This article appeared in the TES Teacher supplement on 17 January 2003
‘Water with Altitude: Luke Howard and the Naming of Clouds’
On a cold December evening in 1802, the forty or so members of an amateur science club made their way down a steep flight of stairs and into a cavernous laboratory in London, where a nervous young man was preparing himself to deliver that evening’s lecture. The usual discomforts of public speaking would have been worse for a Quaker, and worse still for one as self-doubting and preoccupied as the thirty-year-old chemist Luke Howard. Even the title of his lecture, ‘On the Modifications of Clouds’, seemed modest and understated compared with the titles of some of the other talks that had been delivered to the science club over the course of that winter: ‘On the Explosivity of Gunpowder’, for example, or ‘On the Surprising Powers of the Divining Rod’. But anyone who doubted the potential significance of Luke Howard’s lecture on that particular winter night would have been in for a surprise. For what the audience was about to witness remains one of the most extraordinary episodes in the history of British science: the naming of clouds by an unknown young amateur meteorologist who, by the end of the evening, was being heartily congratulated by the members of his audience, but whose fame, by the end of the following year, had spread throughout the scientific world.
Luke Howard was not the first to have attempted to understand atmospheric clouds. Since antiquity, clouds have offered a challenge to their observers to provide a satisfactory account of their cause and their behaviour, while their fleetingness has also supplied a powerful image of the changeability and transience of life. “The patron goddesses of idle men”, as the Athenian playwright Aristophanes described them, clouds have long been a subject close to the hearts of scientists and daydreamers alike. But no-one, not even in antiquity, had ever succeeded in naming them. Many Greek and Roman scientific thinkers, such as Aristotle, Seneca and Lucretius, offered hopeful and often ingenious explanations of cloud formation and structure, but none of them ever hazarded a taxonomy, or a systematic method of classification.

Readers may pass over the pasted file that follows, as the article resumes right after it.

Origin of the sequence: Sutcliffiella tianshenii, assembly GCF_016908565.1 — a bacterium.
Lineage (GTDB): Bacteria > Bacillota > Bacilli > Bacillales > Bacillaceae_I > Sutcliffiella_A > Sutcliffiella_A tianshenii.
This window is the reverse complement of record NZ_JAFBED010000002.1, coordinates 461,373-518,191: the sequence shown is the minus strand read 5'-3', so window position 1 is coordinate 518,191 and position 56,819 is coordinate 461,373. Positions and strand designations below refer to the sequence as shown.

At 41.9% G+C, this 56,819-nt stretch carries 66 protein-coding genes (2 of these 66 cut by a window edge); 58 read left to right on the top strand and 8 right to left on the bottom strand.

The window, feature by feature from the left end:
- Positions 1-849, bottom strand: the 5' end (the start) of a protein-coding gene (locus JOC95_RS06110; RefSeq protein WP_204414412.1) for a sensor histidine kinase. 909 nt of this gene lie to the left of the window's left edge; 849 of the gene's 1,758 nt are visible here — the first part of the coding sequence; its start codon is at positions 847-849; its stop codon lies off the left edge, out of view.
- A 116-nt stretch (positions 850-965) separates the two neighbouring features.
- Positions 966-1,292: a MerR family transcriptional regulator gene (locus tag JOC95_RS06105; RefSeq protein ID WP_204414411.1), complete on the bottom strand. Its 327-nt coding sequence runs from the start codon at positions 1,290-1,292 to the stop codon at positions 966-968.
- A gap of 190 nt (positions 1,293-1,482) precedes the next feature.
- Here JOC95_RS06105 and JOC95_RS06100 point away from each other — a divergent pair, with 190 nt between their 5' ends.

The compilers of the Norse myths, however, came close to a kind of mythical taxonomy, devising a sequence of cloud types that took their definition from the altitude at which they were found: the high wispy clouds which we now call cirrus, for example, were spun by Frigg, the wife of Odin, on her wheel and distaff in her celestial home in the Palace of Mists. The lower, cumulus clouds, meanwhile, were flung upwards during the summer months by the dying frost giant Ymir. And the ghastly citadel of Hel was shrouded in a permanent brooding sheet of the low-lying cloud that we now call stratocumulus.